Yet the tourists have not been staying for more than 6 days in Singapore because of its having only 1000 sq.km area and higher cost of living in our comparison. The longer stay in India may be due to its large size, and an inexpensive standard of living.

Within the country itself, 2.3 million of domestic tourists (inclusive of 1.5 million pilgrims) in 1996, have increased to 3.5 million in the registered category (inclusive of about 1.9 million pilgrims) in 2004. No true estimate of our pilgrim tourists could be made so far. But a rise of 23.5% both in foreign and domestic tourist arrivals has been noticed in the year 2004 as compared to the previous year.

It must be noted that international tourism is highly susceptible to any crisis in the country. It results in an immediate sharp decline in tourist arrivals. But pilgrim tourism is seldom the first casualty. The devotees follow their fixed schedule irrespective of any risks on the way. That is why, Rs. 200/- crores, 43% more than in the previous year, have been separately provided for the upkeep of domestic tourist destinations.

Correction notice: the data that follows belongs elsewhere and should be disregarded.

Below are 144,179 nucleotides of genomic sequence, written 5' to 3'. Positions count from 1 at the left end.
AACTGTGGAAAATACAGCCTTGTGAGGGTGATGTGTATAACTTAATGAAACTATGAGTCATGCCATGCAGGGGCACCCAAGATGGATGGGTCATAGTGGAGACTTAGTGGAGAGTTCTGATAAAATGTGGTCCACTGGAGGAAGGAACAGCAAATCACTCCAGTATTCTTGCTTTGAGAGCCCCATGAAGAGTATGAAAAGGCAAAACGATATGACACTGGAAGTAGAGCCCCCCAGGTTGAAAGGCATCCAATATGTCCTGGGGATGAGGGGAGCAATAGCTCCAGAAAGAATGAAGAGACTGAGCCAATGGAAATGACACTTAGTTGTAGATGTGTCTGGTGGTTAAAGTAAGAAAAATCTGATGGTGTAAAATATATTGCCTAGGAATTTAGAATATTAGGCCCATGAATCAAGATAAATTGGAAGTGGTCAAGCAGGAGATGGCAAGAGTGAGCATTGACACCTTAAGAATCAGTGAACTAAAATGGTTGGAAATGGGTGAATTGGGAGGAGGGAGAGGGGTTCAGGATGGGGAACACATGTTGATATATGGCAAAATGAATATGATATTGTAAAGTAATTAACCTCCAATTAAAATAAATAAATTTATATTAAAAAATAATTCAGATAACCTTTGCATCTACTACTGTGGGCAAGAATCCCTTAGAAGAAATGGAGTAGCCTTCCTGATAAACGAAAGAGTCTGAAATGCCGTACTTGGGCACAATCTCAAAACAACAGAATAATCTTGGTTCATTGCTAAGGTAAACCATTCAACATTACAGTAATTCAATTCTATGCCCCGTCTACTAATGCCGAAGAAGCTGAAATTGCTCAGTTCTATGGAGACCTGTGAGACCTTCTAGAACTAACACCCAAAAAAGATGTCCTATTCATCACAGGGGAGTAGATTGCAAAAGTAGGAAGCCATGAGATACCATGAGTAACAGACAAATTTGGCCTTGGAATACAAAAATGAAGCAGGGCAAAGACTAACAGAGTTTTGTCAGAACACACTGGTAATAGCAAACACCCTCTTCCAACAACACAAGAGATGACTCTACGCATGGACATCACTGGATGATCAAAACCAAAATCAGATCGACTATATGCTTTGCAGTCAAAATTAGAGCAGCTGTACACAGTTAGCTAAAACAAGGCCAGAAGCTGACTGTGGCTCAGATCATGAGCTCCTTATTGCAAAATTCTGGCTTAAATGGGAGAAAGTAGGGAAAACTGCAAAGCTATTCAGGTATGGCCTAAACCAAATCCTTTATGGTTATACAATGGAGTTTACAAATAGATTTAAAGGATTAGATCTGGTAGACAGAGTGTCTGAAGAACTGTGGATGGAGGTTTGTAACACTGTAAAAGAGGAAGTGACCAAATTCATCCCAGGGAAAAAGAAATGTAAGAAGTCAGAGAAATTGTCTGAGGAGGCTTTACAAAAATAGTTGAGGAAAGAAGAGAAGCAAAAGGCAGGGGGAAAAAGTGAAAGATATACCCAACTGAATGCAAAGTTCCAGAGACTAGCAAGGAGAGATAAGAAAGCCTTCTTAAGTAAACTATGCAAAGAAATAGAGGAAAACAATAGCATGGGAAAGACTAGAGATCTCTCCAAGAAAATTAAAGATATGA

Foreign Exchange Earning

We earn a good chunk of our foreign exchange from what the incoming tourists from European countries spend in India. They form about 50% of all tourist arrivals.

In practical terms, India’s total foreign exchange earning in US dollars did rise was 4.122 billion dollars in 2004. It is an increase of 1.36 billion dollars in the last decade. In proportion to further increase in world’s foreign exchange earnings from tourism over the year, the percentage share of our country remains at almost the same position in 2004 as it was about ten year earlier.

Tourism then and Now

For the first time, tourism was mentioned in India’s Second Five-Year Plan in early sixties. Government of India took up a scheme for development of facilities at places frequently visited by foreign tourists. The state governments were asked to attend to the needs of middle- and low-income domestic tourists at places frequently visited by them. In early eighties of the last century, it was felt to correctly estimate the future needs of tourist accommodation and also to protect the environment in view of the increase in the number of visitors.